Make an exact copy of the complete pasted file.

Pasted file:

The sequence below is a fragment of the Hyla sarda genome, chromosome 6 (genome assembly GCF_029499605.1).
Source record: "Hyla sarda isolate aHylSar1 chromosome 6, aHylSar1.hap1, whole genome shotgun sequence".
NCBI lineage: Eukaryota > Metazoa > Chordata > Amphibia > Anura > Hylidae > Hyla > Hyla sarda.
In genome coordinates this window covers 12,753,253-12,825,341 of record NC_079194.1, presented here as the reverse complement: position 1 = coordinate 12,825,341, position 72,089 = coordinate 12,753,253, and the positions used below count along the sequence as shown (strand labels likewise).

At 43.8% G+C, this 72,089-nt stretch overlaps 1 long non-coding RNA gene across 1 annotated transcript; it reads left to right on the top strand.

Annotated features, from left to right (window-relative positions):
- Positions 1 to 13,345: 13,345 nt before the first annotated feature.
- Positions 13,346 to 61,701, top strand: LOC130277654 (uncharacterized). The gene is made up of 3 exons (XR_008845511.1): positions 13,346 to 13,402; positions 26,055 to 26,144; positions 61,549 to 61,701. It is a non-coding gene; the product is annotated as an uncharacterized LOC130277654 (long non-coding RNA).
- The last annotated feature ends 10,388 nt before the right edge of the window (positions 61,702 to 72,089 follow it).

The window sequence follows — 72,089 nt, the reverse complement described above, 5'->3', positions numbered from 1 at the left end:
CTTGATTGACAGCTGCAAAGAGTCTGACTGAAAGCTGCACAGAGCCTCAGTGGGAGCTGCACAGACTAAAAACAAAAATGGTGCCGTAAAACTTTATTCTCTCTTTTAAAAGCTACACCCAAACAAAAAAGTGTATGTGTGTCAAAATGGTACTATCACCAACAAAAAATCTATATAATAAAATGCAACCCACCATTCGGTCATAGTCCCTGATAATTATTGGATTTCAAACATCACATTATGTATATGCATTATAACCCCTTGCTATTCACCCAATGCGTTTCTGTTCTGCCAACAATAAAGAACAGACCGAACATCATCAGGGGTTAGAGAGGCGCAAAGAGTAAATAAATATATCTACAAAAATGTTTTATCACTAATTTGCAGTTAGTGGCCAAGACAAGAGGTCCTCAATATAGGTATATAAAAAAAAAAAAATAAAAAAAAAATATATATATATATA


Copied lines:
The sequence below is a fragment of the Hyla sarda genome, chromosome 6 (genome assembly GCF_029499605.1).
Source record: "Hyla sarda isolate aHylSar1 chromosome 6, aHylSar1.hap1, whole genome shotgun sequence".
NCBI lineage: Eukaryota > Metazoa > Chordata > Amphibia > Anura > Hylidae > Hyla > Hyla sarda.
In genome coordinates this window covers 12,753,253-12,825,341 of record NC_079194.1, presented here as the reverse complement: position 1 = coordinate 12,825,341, position 72,089 = coordinate 12,753,253, and the positions used below count along the sequence as shown (strand labels likewise).

At 43.8% G+C, this 72,089-nt stretch overlaps 1 long non-coding RNA gene across 1 annotated transcript; it reads left to right on the top strand.

Annotated features, from left to right (window-relative positions):
- Positions 1 to 13,345: 13,345 nt before the first annotated feature.
- Positions 13,346 to 61,701, top strand: LOC130277654 (uncharacterized). The gene is made up of 3 exons (XR_008845511.1): positions 13,346 to 13,402; positions 26,055 to 26,144; positions 61,549 to 61,701. It is a non-coding gene; the product is annotated as an uncharacterized LOC130277654 (long non-coding RNA).
- The last annotated feature ends 10,388 nt before the right edge of the window (positions 61,702 to 72,089 follow it).

The window sequence follows — 72,089 nt, the reverse complement described above, 5'->3', positions numbered from 1 at the left end:
CTTGATTGACAGCTGCAAAGAGTCTGACTGAAAGCTGCACAGAGCCTCAGTGGGAGCTGCACAGACTAAAAACAAAAATGGTGCCGTAAAACTTTATTCTCTCTTTTAAAAGCTACACCCAAACAAAAAAGTGTATGTGTGTCAAAATGGTACTATCACCAACAAAAAATCTATATAATAAAATGCAACCCACCATTCGGTCATAGTCCCTGATAATTATTGGATTTCAAACATCACATTATGTATATGCATTATAACCCCTTGCTATTCACCCAATGCGTTTCTGTTCTGCCAACAATAAAGAACAGACCGAACATCATCAGGGGTTAGAGAGGCGCAAAGAGTAAATAAATATATCTACAAAAATGTTTTATCACTAATTTGCAGTTAGTGGCCAAGACAAGAGGTCCTCAATATAGGTATATAAAAAAAAAAAAATAAAAAAAAAATATATATATATATA